BBC NEWS Americas Africa Europe Middle East South Asia Asia Pacific
BBCi NEWS   SPORT   WEATHER   WORLD SERVICE   A-Z INDEX     

BBC News World Edition
 You are in: UK: Politics  
News Front Page
Africa
Americas
Asia-Pacific
Europe
Middle East
South Asia
UK
England
N Ireland
Scotland
Wales
Politics
Education
Business
Entertainment
Science/Nature
Technology
Health
-------------
Talking Point
-------------
Country Profiles
In Depth
-------------
Programmes
-------------
BBC Sport
BBC Weather
SERVICES
-------------
EDITIONS
Tuesday, 6 August, 2002, 08:18 GMT 09:18 UK
Campaign at a glance
Mast Sanity's campaign involved a range of tactics to get their view across, some of which are detailed below.
1. Once you have discovered a mast is going to be put up in your area, find out how the planning application is to be dealt with. Many phone masts are simply given permission as a matter of course by council planning departments.
2. If this is the case, you will need to get your local councillor to "call the application in" to ensure it appears on the council's agenda.
3. Get everyone in the area to write letters of objection to the council's planning department and to individual members of the planning committee. Point out concern over potential health risks and how the mast may affect property prices and quality of life in the area. Everyone should also object to the mobile phone operator.
4. Make lots of noise. Form an action group and make contact with a national campaign such as Mast Sanity. Contact your local newspaper, television and radio.
5. Organise a public meeting and, if possible, get your local MP to attend. Print up flyers detailing the application and decorate the area with posters protesting against the mast, with eye-catching slogans.
6. Get a copy of all the application documents from you local planning office.
7. Try to organise a protest on the day before the council meeting and get local media to attend.
8. Do not despair if the decision goes against you - there are other options. Don't take no for an answer.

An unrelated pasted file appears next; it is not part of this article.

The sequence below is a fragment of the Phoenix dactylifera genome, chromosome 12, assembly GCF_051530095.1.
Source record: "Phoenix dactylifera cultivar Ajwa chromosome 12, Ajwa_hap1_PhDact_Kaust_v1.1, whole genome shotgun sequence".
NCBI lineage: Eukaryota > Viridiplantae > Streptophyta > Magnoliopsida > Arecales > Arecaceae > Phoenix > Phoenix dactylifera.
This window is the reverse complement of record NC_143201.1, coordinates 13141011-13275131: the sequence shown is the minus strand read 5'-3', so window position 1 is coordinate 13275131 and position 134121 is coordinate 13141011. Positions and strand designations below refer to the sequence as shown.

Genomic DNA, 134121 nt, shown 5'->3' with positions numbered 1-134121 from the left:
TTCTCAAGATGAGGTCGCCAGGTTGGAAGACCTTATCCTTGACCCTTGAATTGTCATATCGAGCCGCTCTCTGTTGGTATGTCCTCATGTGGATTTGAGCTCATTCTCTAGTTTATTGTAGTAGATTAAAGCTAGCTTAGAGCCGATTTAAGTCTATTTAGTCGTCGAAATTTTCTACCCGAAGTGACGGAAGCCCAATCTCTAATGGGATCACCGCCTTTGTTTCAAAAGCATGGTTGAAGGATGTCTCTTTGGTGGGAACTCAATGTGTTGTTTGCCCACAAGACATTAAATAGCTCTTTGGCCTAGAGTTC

9. One option is to apply for a judicial review of the council's decision in the High Court. Without legal aid, this can be very expensive, so speak to a solicitor first. But don't waste too much time; you will only have a few weeks to challenge the council's decision. If you do decide to go ahead with court action, there is usually somebody in the local community who will be eligible for legal aid, so you can bring the case in their name.
10. Even when a mast has been built all is not necessarily lost. It is possible to take the mobile phone operator to County Court under Schedule 2 of the 1984 Telecommunications Act. This is a relatively inexpensive option and has been successful in the past. You will need to prove that your property has been adversely affected by the mast. A third, less tried, method is to appeal to the Secretary of State for local government and planning, who has the final say in planning matters.

Send us your comments:
Name:

Your E-mail Address:


Country:

Comments:

Disclaimer: The BBC will put up as many of your comments as possible but we cannot guarantee that all e-mails will be published. The BBC reserves the right to edit comments that are published.



Heathrow campaign

Mobile phone masts
See also:

04 Mar 02 | Education
03 Apr 01 | Politics
11 Apr 02 | N Ireland
Internet links:


The BBC is not responsible for the content of external internet sites


E-mail this story to a friend



© BBC ^^ Back to top

News Front Page | Africa | Americas | Asia-Pacific | Europe | Middle East |
South Asia | UK | Business | Entertainment | Science/Nature |
Technology | Health | Talking Point | Country Profiles | In Depth |
Programmes